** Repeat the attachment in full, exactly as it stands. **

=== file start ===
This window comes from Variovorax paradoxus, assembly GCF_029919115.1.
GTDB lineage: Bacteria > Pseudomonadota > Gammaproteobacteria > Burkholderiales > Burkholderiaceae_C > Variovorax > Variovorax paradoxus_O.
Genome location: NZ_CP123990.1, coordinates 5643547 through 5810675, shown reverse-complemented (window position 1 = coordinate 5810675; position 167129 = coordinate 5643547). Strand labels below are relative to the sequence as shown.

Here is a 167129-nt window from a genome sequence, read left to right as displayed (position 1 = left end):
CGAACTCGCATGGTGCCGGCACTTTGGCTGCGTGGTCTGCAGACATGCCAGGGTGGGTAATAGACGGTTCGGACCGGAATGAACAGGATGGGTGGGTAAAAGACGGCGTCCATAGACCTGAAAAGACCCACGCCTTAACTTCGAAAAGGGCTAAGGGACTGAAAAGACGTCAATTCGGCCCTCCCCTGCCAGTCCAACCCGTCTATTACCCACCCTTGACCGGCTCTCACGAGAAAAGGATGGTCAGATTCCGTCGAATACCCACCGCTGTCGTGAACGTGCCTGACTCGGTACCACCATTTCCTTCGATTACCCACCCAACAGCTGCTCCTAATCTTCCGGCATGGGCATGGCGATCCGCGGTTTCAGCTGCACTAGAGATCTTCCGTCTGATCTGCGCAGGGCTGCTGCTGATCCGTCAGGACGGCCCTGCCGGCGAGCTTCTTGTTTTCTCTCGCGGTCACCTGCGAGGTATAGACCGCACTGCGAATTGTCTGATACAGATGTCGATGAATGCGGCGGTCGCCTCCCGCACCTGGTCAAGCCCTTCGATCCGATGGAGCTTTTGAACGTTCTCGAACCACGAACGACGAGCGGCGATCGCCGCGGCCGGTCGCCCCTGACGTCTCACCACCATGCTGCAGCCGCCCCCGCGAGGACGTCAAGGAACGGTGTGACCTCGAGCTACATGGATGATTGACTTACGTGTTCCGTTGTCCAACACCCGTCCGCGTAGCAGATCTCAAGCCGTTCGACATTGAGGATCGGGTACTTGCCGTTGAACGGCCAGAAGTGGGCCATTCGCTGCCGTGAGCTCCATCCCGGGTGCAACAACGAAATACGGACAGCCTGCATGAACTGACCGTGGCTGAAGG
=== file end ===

This window comes from Variovorax paradoxus, assembly GCF_029919115.1.
GTDB lineage: Bacteria > Pseudomonadota > Gammaproteobacteria > Burkholderiales > Burkholderiaceae_C > Variovorax > Variovorax paradoxus_O.
Genome location: NZ_CP123990.1, coordinates 5643547 through 5810675, shown reverse-complemented (window position 1 = coordinate 5810675; position 167129 = coordinate 5643547). Strand labels below are relative to the sequence as shown.

Here is a 167129-nt window from a genome sequence, read left to right as displayed (position 1 = left end):
CGAACTCGCATGGTGCCGGCACTTTGGCTGCGTGGTCTGCAGACATGCCAGGGTGGGTAATAGACGGTTCGGACCGGAATGAACAGGATGGGTGGGTAAAAGACGGCGTCCATAGACCTGAAAAGACCCACGCCTTAACTTCGAAAAGGGCTAAGGGACTGAAAAGACGTCAATTCGGCCCTCCCCTGCCAGTCCAACCCGTCTATTACCCACCCTTGACCGGCTCTCACGAGAAAAGGATGGTCAGATTCCGTCGAATACCCACCGCTGTCGTGAACGTGCCTGACTCGGTACCACCATTTCCTTCGATTACCCACCCAACAGCTGCTCCTAATCTTCCGGCATGGGCATGGCGATCCGCGGTTTCAGCTGCACTAGAGATCTTCCGTCTGATCTGCGCAGGGCTGCTGCTGATCCGTCAGGACGGCCCTGCCGGCGAGCTTCTTGTTTTCTCTCGCGGTCACCTGCGAGGTATAGACCGCACTGCGAATTGTCTGATACAGATGTCGATGAATGCGGCGGTCGCCTCCCGCACCTGGTCAAGCCCTTCGATCCGATGGAGCTTTTGAACGTTCTCGAACCACGAACGACGAGCGGCGATCGCCGCGGCCGGTCGCCCCTGACGTCTCACCACCATGCTGCAGCCGCCCCCGCGAGGACGTCAAGGAACGGTGTGACCTCGAGCTACATGGATGATTGACTTACGTGTTCCGTTGTCCAACACCCGTCCGCGTAGCAGATCTCAAGCCGTTCGACATTGAGGATCGGGTACTTGCCGTTGAACGGCCAGAAGTGGGCCATTCGCTGCCGTGAGCTCCATCCCGGGTGCAACAACGAAATACGGACAGCCTGCATGAACTGACCGTGGCTGAAGG